Throughout the years, the Valo Team has had the privilege of helping different types of companies in different countries with the ideation process and how to launch an ideation tool. Our evidence shows that investing in this area will increase the level of employee engagement, improve your employee satisfaction and your business results.
Instead of rushing into deploying yet another new tool, you might want to have a look at these four tips, to ensure that you will get the most out of the tool and you will meet your goals.
We believe that these tips are useful not only for companies in the planning phase but also for companies that are already using such ideation tools.
1. Determine ownership
Start by naming the owners of the ideation process. In addition to the technical owner of the platform, you will probably want to name multiple owners for the idea process.
Let me explain: In practice, the ideation happens by topics, such as marketing, product development, etc. So it will probably make sense to have an owner per topic. Or if you’re a larger organization, those topics will break down into more narrowly defined entities. Meaning, instead of marketing, you would have an owner for events, content marketing, etc. Or instead of product development, by individual products.
So we are not looking at things from the ideation tool’s perspective, but rather from the point of view of the organization and its processes.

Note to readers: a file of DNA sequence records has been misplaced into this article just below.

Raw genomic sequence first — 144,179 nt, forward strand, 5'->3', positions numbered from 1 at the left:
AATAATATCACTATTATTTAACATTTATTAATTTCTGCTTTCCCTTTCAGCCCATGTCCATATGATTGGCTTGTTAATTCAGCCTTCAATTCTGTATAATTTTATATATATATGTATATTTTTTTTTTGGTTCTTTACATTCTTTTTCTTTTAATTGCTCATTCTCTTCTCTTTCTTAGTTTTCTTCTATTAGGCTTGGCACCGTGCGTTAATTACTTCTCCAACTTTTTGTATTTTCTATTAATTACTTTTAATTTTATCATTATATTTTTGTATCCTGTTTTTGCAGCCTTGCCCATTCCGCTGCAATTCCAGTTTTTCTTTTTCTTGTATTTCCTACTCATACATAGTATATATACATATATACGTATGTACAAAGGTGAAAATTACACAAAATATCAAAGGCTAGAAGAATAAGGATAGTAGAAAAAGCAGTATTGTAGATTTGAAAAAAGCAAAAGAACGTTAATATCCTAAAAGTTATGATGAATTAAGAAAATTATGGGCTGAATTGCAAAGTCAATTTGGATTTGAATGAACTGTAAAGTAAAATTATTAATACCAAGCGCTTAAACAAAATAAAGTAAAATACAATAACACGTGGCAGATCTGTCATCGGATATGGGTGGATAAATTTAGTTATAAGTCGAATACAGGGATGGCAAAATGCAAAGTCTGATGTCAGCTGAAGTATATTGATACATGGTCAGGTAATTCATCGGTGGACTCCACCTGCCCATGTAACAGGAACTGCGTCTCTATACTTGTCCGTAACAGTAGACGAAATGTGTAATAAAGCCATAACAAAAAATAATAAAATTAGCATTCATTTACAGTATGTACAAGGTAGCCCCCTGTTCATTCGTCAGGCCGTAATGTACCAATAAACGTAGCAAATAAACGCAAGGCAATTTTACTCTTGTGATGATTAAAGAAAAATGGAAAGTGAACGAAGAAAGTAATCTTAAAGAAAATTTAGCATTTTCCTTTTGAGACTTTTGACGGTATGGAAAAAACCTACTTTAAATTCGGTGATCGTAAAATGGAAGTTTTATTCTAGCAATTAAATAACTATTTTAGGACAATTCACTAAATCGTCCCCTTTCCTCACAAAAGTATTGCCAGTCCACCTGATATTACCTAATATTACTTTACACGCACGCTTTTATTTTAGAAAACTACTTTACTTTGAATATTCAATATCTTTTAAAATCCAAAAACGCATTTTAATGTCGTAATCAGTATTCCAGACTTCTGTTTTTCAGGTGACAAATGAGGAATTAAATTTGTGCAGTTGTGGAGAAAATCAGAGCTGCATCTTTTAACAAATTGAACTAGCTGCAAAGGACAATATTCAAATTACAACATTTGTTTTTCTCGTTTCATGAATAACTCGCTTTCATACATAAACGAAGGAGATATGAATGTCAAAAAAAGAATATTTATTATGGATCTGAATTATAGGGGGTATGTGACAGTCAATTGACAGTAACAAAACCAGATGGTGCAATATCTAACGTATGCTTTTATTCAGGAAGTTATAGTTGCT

2. Set goals and processes
As soon as the owner of the topic is named, they should define the goal of the ideation for their topic. What are we trying to achieve with this? Next, the owner should define the process for idea management.
Who keeps an eye on the new ideas, who decides on them, who communicates back to the person who submitted the idea, etc. And what is the estimated duration of the process, from the initial idea to its approval or rejection.
When you deploy the ideation tool, such as Valo Ideas, you will have the option to configure the idea workflow, the categories and a couple of other things to support this process.
3. Don’t forget to “spread the word”
Repeat, repeat, repeat. Just like with the launch of any digital tool, perseverance and patience are key. So you published a news globally within the organization about the new ideation tool, and nobody reacted to it? So nobody showed up in the launch event? Don’t worry, it’s part of the process. It’s just the beginning of a long journey.
Be patient and repeat your message in multiple different channels, multiple times, privately as well as publicly. The message will get through eventually. Make sure that your message is clear and it makes sense from the individual’s point of view. What’s in it for me? Why should I spend my valuable time submitting ideas? What will happen to my idea after I have submitted it?
4. Reward and recognize success
Offering a reward like an Amazon gift card for the “ideator of the month” is one way to engage and reward people. With most ideation tools, such as Valo Ideas, you can keep track of the top contributors and reward them accordingly.
However, based on our experiences from the field, we have come to the conclusion that the biggest reward is simply the ability to participate in the decision-making in a fair and transparent way. That is what matters most. A well-defined, well-communicated and transparent ideation and innovation process in itself is what matters. That is what will most impact your employee satisfaction and your business results.